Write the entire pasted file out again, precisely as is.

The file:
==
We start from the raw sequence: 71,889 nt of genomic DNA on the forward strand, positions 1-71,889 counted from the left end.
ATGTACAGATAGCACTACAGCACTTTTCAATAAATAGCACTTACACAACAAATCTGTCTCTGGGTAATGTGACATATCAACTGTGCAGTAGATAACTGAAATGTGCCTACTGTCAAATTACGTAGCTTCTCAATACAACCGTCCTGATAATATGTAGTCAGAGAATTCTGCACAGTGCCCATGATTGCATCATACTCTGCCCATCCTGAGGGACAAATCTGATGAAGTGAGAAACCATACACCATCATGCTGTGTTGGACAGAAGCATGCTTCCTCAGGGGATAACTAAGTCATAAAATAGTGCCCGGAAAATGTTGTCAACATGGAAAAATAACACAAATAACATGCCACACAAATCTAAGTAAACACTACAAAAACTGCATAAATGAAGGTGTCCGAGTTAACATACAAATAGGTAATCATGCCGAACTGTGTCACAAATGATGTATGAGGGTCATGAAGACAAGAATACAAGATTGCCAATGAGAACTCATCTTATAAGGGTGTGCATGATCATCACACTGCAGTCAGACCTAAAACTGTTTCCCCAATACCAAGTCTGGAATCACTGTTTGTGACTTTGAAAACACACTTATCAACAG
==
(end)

We start from the raw sequence: 71,889 nt of genomic DNA on the forward strand, positions 1-71,889 counted from the left end.
ATGTACAGATAGCACTACAGCACTTTTCAATAAATAGCACTTACACAACAAATCTGTCTCTGGGTAATGTGACATATCAACTGTGCAGTAGATAACTGAAATGTGCCTACTGTCAAATTACGTAGCTTCTCAATACAACCGTCCTGATAATATGTAGTCAGAGAATTCTGCACAGTGCCCATGATTGCATCATACTCTGCCCATCCTGAGGGACAAATCTGATGAAGTGAGAAACCATACACCATCATGCTGTGTTGGACAGAAGCATGCTTCCTCAGGGGATAACTAAGTCATAAAATAGTGCCCGGAAAATGTTGTCAACATGGAAAAATAACACAAATAACATGCCACACAAATCTAAGTAAACACTACAAAAACTGCATAAATGAAGGTGTCCGAGTTAACATACAAATAGGTAATCATGCCGAACTGTGTCACAAATGATGTATGAGGGTCATGAAGACAAGAATACAAGATTGCCAATGAGAACTCATCTTATAAGGGTGTGCATGATCATCACACTGCAGTCAGACCTAAAACTGTTTCCCCAATACCAAGTCTGGAATCACTGTTTGTGACTTTGAAAACACACTTATCAACAG